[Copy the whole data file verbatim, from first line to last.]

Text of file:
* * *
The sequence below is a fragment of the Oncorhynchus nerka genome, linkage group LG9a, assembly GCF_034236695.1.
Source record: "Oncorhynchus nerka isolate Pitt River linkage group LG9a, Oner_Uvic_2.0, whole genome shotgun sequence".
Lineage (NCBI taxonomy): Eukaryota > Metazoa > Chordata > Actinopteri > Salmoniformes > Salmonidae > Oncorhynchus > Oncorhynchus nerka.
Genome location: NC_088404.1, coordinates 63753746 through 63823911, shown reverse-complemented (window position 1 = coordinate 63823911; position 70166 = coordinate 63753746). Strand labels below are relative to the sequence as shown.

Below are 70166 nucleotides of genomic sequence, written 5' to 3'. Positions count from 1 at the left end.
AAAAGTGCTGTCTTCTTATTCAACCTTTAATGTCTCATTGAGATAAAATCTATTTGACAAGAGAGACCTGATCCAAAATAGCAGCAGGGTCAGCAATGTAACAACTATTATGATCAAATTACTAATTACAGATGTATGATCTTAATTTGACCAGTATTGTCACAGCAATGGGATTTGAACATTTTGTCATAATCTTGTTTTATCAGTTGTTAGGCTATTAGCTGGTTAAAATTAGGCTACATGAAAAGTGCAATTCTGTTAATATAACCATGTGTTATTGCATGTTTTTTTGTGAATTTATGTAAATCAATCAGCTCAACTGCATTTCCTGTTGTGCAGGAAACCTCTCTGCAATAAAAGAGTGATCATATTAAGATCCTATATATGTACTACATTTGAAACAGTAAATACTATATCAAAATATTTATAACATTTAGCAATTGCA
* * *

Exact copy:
The sequence below is a fragment of the Oncorhynchus nerka genome, linkage group LG9a, assembly GCF_034236695.1.
Source record: "Oncorhynchus nerka isolate Pitt River linkage group LG9a, Oner_Uvic_2.0, whole genome shotgun sequence".
Lineage (NCBI taxonomy): Eukaryota > Metazoa > Chordata > Actinopteri > Salmoniformes > Salmonidae > Oncorhynchus > Oncorhynchus nerka.
Genome location: NC_088404.1, coordinates 63753746 through 63823911, shown reverse-complemented (window position 1 = coordinate 63823911; position 70166 = coordinate 63753746). Strand labels below are relative to the sequence as shown.

Below are 70166 nucleotides of genomic sequence, written 5' to 3'. Positions count from 1 at the left end.
AAAAGTGCTGTCTTCTTATTCAACCTTTAATGTCTCATTGAGATAAAATCTATTTGACAAGAGAGACCTGATCCAAAATAGCAGCAGGGTCAGCAATGTAACAACTATTATGATCAAATTACTAATTACAGATGTATGATCTTAATTTGACCAGTATTGTCACAGCAATGGGATTTGAACATTTTGTCATAATCTTGTTTTATCAGTTGTTAGGCTATTAGCTGGTTAAAATTAGGCTACATGAAAAGTGCAATTCTGTTAATATAACCATGTGTTATTGCATGTTTTTTTGTGAATTTATGTAAATCAATCAGCTCAACTGCATTTCCTGTTGTGCAGGAAACCTCTCTGCAATAAAAGAGTGATCATATTAAGATCCTATATATGTACTACATTTGAAACAGTAAATACTATATCAAAATATTTATAACATTTAGCAATTGCA